How Long is Garlic Good For?
In most cases, garlic doesn’t sell with a “best by” date. If you buy garlic that’s been prepared in any way, whether that means it’s been peeled by the grocery store, become garlic powder, garlic confit, garlic oil, garlic juice or processed into a paste and packaged into a tube, chances are that you will have some sort of expiration date to go off of, but that’s usually not true of fresh garlic bulbs. This article will focus on raw garlic or fresh garlic that comes complete as bulbs in its own all-natural papery skin. Though it doesn’t come with a label stating when it’s no longer good, garlic has its own natural way of telling you that it’s past its prime as an ingredient for cooking.
Factors That Influence Whether Garlic is “Good”
Unlike some foods, it’s a bit foolish to put a specific time limit on your garlic’s freshness. That’s because there’s no set amount of time between purchase and spoilage for garlic. Why is that? There are a few reasons, though it is chiefly because garlic is a natural food that hasn’t been processed and, therefore, tends to do what it likes. You can buy five heads of garlic on the same day and they’ll go bad days or even weeks apart from each other. Let’s explore the reasons behind this so you can get on the road to independently judging garlic before you use it.
Proximity to Growing Location
One big factor that can impact how fast your garlic goes bad is your proximity to its growing location. Garlic that has to travel to you from the other side of the world probably isn’t going to last as long as garlic that grew in your neighbor’s backyard. Though all garlic goes through the same basic process of being picked and drying out a bit before use, the interval between the end of the drying process and when you pick it up and take it home can be entirely unpredictable.
Even if your grocery store or market lists the origins of the garlic you’re buying, you may not be able to tell when it left its point of origin. While locally grown garlic isn’t necessarily guaranteed to stay fresher for longer, it’s a safe bet that garlic grown closer to home was picked not too long ago and it will most likely be stored at room temperature. Garlic that’s imported from far-flung locales needs to travel, often through slow transit methods like ship and train transport, and it can sit in customs for days before being cleared. Then it has to be distributed, sorted and set out for sale. By the time it reaches you, your garlic could already be well past its prime.
Duration in Storage Prior to Purchase
The amount of time it takes for a grocer to set garlic out for sale can also impact how fresh your garlic is when you receive it. In case it isn’t already clear, garlic has a longer period before it goes bad if it hasn’t been sitting around being transported or stored for days and days. This means that grocery stores with a large stock of garlic could theoretically be letting some of that stock gradually go bad as they work through what they have in their storage area.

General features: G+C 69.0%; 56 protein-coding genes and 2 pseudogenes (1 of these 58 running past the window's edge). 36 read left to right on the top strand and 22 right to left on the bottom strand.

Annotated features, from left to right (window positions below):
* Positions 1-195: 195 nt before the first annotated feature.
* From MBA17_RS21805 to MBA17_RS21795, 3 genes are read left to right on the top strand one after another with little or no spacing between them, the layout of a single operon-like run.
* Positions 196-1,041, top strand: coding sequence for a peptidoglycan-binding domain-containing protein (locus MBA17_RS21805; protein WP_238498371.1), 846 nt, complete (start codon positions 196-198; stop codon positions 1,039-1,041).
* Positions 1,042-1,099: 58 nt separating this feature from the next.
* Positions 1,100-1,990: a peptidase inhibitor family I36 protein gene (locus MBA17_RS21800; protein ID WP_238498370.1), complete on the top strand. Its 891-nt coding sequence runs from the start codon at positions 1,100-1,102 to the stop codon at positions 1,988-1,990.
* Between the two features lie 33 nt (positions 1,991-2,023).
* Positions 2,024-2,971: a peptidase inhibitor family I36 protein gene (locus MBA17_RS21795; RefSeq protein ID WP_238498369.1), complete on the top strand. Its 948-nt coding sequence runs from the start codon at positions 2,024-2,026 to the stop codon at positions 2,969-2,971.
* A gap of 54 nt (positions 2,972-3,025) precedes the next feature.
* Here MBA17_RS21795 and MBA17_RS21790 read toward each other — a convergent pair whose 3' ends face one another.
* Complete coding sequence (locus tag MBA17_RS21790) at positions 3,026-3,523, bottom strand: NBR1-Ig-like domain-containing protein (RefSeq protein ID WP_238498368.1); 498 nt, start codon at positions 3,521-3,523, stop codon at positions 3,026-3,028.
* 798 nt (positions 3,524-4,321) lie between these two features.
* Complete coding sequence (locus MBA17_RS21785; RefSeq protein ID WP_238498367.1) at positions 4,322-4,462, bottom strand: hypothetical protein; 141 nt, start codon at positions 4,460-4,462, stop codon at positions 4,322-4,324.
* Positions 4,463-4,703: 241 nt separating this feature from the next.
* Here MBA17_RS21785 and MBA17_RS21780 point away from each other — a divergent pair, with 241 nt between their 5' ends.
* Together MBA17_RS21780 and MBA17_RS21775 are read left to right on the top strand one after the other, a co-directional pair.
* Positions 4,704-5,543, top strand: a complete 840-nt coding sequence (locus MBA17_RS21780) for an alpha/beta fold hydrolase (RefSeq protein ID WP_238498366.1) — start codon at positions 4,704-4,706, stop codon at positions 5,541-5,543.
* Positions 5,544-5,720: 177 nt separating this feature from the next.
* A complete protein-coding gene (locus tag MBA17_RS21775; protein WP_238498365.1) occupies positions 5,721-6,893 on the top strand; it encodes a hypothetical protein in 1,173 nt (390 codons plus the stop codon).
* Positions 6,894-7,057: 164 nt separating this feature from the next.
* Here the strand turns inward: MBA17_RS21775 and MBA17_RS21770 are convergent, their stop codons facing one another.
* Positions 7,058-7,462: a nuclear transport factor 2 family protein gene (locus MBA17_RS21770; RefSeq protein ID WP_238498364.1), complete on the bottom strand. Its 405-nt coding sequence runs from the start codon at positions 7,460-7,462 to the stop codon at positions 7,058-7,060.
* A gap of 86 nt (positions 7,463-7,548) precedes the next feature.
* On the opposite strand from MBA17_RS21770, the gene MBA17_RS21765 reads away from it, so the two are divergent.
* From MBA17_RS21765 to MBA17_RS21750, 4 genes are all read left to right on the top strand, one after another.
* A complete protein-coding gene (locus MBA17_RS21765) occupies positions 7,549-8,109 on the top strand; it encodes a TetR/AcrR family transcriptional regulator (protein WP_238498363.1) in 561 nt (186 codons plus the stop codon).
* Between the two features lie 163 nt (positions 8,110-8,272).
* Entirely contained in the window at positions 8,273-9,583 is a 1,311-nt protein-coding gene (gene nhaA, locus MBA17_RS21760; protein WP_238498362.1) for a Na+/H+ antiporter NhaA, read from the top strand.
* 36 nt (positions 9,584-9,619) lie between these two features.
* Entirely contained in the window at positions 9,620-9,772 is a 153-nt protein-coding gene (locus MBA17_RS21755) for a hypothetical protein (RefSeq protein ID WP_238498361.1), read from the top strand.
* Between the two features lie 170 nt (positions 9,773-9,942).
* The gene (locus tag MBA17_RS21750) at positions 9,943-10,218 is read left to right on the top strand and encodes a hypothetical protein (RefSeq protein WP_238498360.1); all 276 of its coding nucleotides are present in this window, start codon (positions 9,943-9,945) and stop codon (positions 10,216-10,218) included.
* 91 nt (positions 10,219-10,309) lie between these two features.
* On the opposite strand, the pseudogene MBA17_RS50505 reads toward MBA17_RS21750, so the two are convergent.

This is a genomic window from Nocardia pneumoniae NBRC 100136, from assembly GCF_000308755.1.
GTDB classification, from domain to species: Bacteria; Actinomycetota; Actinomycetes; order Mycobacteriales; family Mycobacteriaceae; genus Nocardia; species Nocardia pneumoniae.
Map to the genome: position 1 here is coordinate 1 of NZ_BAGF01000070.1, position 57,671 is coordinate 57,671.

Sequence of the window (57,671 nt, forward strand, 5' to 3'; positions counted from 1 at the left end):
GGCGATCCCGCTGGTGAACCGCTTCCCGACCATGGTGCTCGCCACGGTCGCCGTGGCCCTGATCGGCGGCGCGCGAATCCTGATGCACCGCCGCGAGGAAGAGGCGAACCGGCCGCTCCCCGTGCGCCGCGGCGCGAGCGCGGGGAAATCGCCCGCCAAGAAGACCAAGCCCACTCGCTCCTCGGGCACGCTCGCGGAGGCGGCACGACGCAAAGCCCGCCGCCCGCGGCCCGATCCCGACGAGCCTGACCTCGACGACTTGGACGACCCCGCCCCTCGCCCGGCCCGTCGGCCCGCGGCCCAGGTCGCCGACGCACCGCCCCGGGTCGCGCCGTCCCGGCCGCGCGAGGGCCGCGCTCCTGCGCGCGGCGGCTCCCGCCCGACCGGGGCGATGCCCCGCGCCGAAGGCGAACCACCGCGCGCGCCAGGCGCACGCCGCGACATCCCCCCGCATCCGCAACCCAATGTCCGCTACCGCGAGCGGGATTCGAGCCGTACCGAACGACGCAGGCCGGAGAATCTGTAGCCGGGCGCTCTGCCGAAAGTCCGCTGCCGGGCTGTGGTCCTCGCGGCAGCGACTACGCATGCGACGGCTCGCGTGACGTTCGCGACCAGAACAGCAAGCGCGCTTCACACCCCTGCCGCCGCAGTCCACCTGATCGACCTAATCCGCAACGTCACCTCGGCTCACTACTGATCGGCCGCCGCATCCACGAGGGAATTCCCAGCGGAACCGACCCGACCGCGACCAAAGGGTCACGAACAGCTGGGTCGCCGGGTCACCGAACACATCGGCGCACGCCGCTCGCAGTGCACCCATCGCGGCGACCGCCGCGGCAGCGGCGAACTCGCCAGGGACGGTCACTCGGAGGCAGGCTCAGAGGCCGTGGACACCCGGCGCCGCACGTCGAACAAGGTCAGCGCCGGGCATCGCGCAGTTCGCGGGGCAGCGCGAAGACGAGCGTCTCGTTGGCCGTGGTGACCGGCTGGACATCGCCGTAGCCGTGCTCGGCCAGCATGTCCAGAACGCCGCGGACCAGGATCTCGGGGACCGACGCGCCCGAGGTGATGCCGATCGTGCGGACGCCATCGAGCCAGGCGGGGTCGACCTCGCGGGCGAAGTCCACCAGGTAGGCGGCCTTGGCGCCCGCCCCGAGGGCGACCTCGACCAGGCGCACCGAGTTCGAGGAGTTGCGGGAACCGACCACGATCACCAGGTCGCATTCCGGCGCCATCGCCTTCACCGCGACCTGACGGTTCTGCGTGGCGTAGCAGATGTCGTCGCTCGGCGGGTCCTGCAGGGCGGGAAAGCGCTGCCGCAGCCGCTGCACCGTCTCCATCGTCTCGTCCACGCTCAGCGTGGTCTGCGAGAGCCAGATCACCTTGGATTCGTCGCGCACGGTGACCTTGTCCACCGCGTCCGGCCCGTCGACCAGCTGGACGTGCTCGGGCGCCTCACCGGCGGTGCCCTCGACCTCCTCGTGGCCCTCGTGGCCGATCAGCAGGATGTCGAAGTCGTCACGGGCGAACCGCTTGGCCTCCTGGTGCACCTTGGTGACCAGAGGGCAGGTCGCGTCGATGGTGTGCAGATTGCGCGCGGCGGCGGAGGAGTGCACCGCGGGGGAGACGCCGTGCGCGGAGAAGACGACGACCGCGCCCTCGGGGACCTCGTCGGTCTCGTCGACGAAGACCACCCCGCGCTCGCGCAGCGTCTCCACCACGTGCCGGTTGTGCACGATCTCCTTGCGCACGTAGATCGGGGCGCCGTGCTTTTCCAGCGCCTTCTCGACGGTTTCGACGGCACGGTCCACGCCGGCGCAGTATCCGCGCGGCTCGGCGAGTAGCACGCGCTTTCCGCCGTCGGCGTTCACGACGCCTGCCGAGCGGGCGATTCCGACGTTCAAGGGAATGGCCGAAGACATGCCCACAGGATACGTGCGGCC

So, even if you live in an agricultural area that relies on garlic as a major crop, it’s hard to tell exactly how fresh the garlic you’re buying is. It could be that the garlic you buy today is from the same shipment as the garlic you bought six weeks ago. The only way you can know for sure is to ask and you might not get a forthcoming answer. Plus, if the storage facilities your garlic was housed in at any point in this process weren’t properly cooled, that probably means faster spoilage as well.
How to Tell if Garlic Has Gone Bad
As you can see, there isn’t a magic number to let you know exactly when you should toss out your garlic. That doesn’t mean that you can’t tell when garlic is good or bad, though. Here are some things to look out for before you use garlic you aren’t sure about.
Most people assume that green sprouts growing out of their garlic cloves means the head has gone bad, but that’s not the case. Natural health enthusiasts insist that sprouted garlic has health benefits and should be used as normal, but if you don’t agree with this line of reasoning, you can still use your garlic. Just cut the clove in half lengthwise and pull out the sprout. If you really don’t like the taste of sprouted garlic, even without the bitter sprout intact, you can go ahead and throw it away. Better still, you can plant a few of those sprouted cloves and see if they take root and grow into a whole new garlic bulb!
Fresh garlic should be a very pale yellow color and it should be opaque. If yours is starting to look dull and brown or even take on a transparent hue, it’s time to toss it. The skin should be predominantly white (unless you’ve purchased purple garlic), but not all garlic is pristine. Remember that this is a crop that grows in the ground, so don’t immediately toss out ahead of garlic if it has some brown spots on the exterior skin. Crack open a clove and judge it that way. The exception here is if the skin smells of mold or mildew or has an obvious fuzzy mold growth. In that case, you can just throw the whole head away.
Fresh, edible garlic cloves should be firm and smooth. If your garlic is looking withered, mushy or rotten, it’s probably not worth using. There are some exceptions—you might be able to slice a clove in half to get rid of some of the nastier bits, but you can also just use another clove on the same head. Garlic doesn’t go bad all at once and because the individual cloves are segmented and separated from one another by the skin, you may actually find that only one clove has gone off while all the others are fine.
you can read here more about garlic measurements